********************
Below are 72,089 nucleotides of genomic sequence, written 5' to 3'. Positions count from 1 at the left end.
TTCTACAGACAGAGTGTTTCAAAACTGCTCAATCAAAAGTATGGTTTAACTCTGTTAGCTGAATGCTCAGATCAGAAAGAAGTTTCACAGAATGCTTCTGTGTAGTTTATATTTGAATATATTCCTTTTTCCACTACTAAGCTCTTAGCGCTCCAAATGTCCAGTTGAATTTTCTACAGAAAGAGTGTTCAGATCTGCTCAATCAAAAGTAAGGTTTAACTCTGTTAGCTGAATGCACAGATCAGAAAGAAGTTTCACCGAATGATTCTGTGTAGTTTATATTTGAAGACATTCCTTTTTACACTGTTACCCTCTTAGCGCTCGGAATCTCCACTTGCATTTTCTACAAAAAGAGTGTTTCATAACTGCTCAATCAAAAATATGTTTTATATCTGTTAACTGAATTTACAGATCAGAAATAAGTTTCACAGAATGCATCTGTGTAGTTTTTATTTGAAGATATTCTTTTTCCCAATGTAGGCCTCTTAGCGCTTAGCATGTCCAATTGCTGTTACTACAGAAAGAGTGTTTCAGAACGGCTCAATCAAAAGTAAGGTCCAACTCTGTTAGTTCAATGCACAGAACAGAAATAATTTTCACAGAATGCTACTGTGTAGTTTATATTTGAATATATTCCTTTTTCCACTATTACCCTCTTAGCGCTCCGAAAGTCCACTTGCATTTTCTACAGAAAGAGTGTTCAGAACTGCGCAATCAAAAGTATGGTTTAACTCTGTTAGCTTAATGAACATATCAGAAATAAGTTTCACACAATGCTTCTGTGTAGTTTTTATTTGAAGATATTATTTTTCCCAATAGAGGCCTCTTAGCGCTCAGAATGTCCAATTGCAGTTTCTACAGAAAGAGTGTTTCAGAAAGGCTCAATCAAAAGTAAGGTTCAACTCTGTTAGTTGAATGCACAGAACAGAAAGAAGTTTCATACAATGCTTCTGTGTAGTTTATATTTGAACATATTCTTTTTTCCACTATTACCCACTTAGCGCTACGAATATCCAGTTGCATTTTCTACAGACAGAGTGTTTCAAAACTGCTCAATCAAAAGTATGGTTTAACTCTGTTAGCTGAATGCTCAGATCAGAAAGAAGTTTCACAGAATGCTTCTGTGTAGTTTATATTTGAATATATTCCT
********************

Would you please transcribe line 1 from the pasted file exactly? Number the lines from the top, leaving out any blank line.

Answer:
Below are 72,089 nucleotides of genomic sequence, written 5' to 3'. Positions count from 1 at the left end.